Walking the Cat . . .

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Creativity . . .curiouser and curiouser

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          What is creativity?  Nobody knows.  It’s a mystery; one men have been trying to unravel for thousands of years.  The ancient Greeks thought creativity was the result of intervention by the gods; sending a “daemon” or “genius” to a poet for inspiration.  Later, they assigned these tasks to The Muses.  With the ascension of religion (most notably Christianity), creativity was seen as a “gift from God” in the form of inspiration from The Holy Spirit (pretty much the same thing as the Greeks, only with a dash of “theological creativity” thrown in).  Wikipedia, the oft-suspect online encyclopedia, defines creativity as, “a phenomenon whereby something new and valuable is created”.  Sir Ken Robinson described creativity in much the same way.  He said, “creativity is having an original idea that has value”.  I have a small problem with these two definitions (actually, I have three small problems) and it stems from the words, “new“, “original” and “value“.  I know,  new and original can be viewed as synonymous (they aren’t, but that’s a discussion for etymologists), so that leaves two problems.  The first is there is nothing new/original; everything having been built on something preceding it.  The second is the question of “value”.  Value to whom?   When a problem or puzzle or difficulty is resolved, the solution, naturally, has “value” to the person who resolved the issue.  If the solution is perceived as applicable to a larger, more varied number of problems/puzzles, etc. . . the person possessing the solution may present it to the general public (after patenting, of course, because, let’s face it, with 8 billion + people on the planet, it’s a sure bet someone, somewhere, sometime had the same, or very similar, idea) in hopes of eliciting the same (or even greater) value.  Today, we’d assign the task to a “marketing team” and move one to the next problem/puzzle, etc. . . None of this addresses the question of what creativity is, of course, other than to demonstrate the inadequacy of definitions; also the fact these definitions have been bugging me for some time and I felt the need to deal with them.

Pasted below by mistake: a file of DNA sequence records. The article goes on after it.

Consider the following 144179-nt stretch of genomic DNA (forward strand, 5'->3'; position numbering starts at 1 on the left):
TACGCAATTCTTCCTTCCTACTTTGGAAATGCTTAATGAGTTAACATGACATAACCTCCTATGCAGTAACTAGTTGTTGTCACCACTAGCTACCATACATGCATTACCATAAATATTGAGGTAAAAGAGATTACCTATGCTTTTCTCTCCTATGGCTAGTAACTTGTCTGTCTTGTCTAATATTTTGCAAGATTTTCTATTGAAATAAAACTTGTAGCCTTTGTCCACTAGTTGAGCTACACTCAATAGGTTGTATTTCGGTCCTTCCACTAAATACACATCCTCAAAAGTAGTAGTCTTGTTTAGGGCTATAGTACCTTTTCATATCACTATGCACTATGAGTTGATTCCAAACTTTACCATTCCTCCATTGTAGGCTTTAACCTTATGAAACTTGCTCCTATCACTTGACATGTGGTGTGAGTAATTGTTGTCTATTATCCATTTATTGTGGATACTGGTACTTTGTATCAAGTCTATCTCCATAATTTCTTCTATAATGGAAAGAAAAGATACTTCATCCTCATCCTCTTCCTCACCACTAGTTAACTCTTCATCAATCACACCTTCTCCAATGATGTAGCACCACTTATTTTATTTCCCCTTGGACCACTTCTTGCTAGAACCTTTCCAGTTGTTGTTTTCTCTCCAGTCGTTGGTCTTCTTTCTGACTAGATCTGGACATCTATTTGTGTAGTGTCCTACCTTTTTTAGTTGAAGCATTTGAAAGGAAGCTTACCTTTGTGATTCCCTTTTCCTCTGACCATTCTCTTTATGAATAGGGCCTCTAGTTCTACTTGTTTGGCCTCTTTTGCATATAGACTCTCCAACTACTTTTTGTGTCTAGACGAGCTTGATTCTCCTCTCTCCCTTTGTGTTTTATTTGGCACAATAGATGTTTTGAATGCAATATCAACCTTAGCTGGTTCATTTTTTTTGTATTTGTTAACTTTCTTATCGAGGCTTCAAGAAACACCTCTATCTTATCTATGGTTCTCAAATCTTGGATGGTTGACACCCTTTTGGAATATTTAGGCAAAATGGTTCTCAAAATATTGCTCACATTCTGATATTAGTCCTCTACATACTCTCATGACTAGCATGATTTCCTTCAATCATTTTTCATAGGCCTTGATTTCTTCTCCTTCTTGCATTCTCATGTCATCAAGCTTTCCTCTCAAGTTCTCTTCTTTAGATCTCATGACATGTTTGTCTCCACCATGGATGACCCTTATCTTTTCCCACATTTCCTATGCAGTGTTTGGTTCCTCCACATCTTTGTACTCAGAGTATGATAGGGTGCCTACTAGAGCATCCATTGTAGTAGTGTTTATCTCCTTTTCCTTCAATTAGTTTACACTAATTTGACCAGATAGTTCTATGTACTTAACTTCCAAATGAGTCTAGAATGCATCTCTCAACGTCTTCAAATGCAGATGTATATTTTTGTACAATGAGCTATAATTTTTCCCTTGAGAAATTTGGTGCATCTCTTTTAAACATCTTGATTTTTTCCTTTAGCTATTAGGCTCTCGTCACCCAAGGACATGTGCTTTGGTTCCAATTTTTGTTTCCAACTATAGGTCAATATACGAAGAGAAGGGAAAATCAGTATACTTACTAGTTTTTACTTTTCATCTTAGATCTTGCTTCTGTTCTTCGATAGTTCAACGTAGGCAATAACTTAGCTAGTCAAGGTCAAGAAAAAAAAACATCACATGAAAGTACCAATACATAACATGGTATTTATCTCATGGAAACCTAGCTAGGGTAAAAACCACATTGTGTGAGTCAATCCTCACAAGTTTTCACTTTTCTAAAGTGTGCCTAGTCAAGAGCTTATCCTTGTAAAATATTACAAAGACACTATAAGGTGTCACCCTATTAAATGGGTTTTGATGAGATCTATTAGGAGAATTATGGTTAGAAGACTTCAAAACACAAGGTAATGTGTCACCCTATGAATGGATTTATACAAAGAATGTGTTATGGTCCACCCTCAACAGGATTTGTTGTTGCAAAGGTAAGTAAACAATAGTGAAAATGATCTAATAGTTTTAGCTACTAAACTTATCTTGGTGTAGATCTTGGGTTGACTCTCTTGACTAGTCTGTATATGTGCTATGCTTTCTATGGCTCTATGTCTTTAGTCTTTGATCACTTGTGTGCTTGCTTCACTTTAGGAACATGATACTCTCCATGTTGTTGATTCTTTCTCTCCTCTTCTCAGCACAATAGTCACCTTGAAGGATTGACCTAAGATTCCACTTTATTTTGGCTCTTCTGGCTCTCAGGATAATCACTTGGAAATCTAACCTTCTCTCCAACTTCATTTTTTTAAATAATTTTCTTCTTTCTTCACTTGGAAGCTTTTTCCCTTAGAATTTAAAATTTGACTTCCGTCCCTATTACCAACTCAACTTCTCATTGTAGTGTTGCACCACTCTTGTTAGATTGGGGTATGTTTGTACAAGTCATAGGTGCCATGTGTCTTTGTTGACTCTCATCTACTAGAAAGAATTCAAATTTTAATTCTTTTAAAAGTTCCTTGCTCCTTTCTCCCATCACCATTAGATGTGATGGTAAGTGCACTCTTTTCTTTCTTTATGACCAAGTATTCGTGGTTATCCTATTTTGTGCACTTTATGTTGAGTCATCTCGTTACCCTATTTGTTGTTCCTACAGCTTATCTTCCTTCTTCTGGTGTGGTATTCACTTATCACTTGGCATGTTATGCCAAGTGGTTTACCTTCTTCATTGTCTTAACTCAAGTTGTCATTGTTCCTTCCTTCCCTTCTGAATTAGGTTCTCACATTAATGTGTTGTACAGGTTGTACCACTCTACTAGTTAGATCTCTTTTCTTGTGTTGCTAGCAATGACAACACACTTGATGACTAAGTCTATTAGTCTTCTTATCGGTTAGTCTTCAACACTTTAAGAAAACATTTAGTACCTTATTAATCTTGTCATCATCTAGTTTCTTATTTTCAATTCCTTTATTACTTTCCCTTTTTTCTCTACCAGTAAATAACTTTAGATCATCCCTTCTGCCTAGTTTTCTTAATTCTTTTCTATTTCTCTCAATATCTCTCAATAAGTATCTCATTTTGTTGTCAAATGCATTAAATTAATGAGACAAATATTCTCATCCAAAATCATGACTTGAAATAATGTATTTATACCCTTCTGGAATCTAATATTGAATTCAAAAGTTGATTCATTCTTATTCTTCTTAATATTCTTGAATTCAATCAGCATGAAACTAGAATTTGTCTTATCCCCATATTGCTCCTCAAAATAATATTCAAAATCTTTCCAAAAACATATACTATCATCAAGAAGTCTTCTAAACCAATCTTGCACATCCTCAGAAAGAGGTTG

Creativity has, over the centuries, undergone a metamorphosis, from the province of the gods, to the province of the one God, to the domain of humankind (most notably during the Renaissance).  Since the end of the 19th century, creativity has undergone a further transformation, from singular trait or aspect to a “creative process”, consisting of a number of steps or stages which are seen as requisite for the production of a “new” and “valuable”, hence creative, idea.  This latest iteration of creativity, from thing to process, has become the de rigueur position among all the sciences (esp. social sciences) studying the phenomenon of creativity.

          The most widely held model of the creative process was developed by Graham Wallas (Art of Thought, 1926).  It proposes five stages of the creative process:  Preparation, when the problem is identified and explored, Incubation, when thinking on the problem and its possible solutions takes place.  My brother, Mike (an exceptionally creative individual), likes to refer to this as the “percolation” stage (an especially apt designation to me as I am an avid coffee drinker).  This is also the stage where “nothing much” appears to be happening.  The third stage, Intimation, is when the first stirrings of a possible solution begin to take shape, but it’s not quite there yet.  The fourth stage is Illumination, when everything comes together and you have the “Eureka” moment.  The fifth, and final, stage, is Verification, when the idea is tested against the problem in the hope of it being a workable solution.  If it works, if the problem is solved, so much the better.  If not, the entire process is repeated.  If this sounds familiar, it should.  It is a slightly expanded, more artistically (shall I say, “creatively”?) expressed iteration of the scientific method.

          But what sparked the process?  What would drive these men to devote so much time and effort, so much intellectual energy to solving the “problem” of creativity?  I found, or rather I think I found, one possible answer in a somewhat unlikely place.

          I’ve never taken a journalism course but I have read a number of books and articles on the subject.  In nearly all of them the author, usually a practicing journalist or an editor, at some point will invoke the rule of “the 5 Ws”: Who? What? Where? When? Why?.  These were the five questions the journalism students were admonished to answer in their reportage; the better to pique and hold their readers’ curiosity.  There it was, staring up at me from the page.  I had, quite unknowingly, stumbled into stage four of Wallas’ model of the creative process.  I had my “Eureka” moment.

          They were curious!  They wanted to know about creativity.  They wanted to know, Why are we creative?  Why are some men and women more creative than others?  How were they creative?  Under what circumstances?  When were they creative? How often?  They wanted to know . . .the answer.  And so they studied, amassed knowledge, developed theories, designed experiments to test those theories and in the process added to the vast and expanding compendium of knowledge available to those who came (and those who will come) after them.  I thought I had found the “First Cause” of creativity.  Then I thought . . .

          Why are we curious?


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